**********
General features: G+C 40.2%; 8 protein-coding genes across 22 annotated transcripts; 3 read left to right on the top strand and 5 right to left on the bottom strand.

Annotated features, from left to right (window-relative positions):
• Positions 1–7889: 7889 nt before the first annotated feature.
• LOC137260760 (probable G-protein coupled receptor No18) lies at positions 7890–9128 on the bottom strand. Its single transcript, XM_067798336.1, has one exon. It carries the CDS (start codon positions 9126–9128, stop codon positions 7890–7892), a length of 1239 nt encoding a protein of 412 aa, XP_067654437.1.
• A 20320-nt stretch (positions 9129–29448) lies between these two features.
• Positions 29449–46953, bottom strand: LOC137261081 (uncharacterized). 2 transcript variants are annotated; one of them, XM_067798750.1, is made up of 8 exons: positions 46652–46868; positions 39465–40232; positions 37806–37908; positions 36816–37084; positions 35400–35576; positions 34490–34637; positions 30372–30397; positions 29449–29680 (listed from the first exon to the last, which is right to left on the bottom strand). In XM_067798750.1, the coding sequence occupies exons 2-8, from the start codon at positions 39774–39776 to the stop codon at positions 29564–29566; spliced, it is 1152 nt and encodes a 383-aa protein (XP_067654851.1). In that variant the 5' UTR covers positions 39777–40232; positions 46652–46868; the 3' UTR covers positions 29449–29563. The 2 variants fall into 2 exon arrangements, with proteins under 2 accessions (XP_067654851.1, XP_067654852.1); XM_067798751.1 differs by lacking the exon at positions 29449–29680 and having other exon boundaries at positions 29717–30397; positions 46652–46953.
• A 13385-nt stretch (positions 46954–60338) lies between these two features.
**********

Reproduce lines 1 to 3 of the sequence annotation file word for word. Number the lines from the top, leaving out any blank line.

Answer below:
General features: G+C 40.2%; 8 protein-coding genes across 22 annotated transcripts; 3 read left to right on the top strand and 5 right to left on the bottom strand.

Annotated features, from left to right (window-relative positions):
• Positions 1–7889: 7889 nt before the first annotated feature.